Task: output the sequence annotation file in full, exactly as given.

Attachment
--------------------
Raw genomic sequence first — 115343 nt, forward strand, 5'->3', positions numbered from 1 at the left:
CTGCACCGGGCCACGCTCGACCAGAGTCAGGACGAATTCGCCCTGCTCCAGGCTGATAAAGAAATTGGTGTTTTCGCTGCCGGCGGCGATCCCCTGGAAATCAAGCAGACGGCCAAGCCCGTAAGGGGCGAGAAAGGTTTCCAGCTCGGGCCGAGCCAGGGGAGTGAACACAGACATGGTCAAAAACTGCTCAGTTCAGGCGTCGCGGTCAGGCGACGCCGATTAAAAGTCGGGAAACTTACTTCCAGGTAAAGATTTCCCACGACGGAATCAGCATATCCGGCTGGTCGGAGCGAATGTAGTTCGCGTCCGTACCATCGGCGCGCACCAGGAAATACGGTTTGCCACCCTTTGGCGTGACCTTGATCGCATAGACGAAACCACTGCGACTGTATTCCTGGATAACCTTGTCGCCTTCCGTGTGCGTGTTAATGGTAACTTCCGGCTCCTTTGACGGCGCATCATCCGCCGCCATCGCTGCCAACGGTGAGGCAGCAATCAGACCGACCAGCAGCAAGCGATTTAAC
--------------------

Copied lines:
Raw genomic sequence first — 115343 nt, forward strand, 5'->3', positions numbered from 1 at the left:
CTGCACCGGGCCACGCTCGACCAGAGTCAGGACGAATTCGCCCTGCTCCAGGCTGATAAAGAAATTGGTGTTTTCGCTGCCGGCGGCGATCCCCTGGAAATCAAGCAGACGGCCAAGCCCGTAAGGGGCGAGAAAGGTTTCCAGCTCGGGCCGAGCCAGGGGAGTGAACACAGACATGGTCAAAAACTGCTCAGTTCAGGCGTCGCGGTCAGGCGACGCCGATTAAAAGTCGGGAAACTTACTTCCAGGTAAAGATTTCCCACGACGGAATCAGCATATCCGGCTGGTCGGAGCGAATGTAGTTCGCGTCCGTACCATCGGCGCGCACCAGGAAATACGGTTTGCCACCCTTTGGCGTGACCTTGATCGCATAGACGAAACCACTGCGACTGTATTCCTGGATAACCTTGTCGCCTTCCGTGTGCGTGTTAATGGTAACTTCCGGCTCCTTTGACGGCGCATCATCCGCCGCCATCGCTGCCAACGGTGAGGCAGCAATCAGACCGACCAGCAGCAAGCGATTTAAC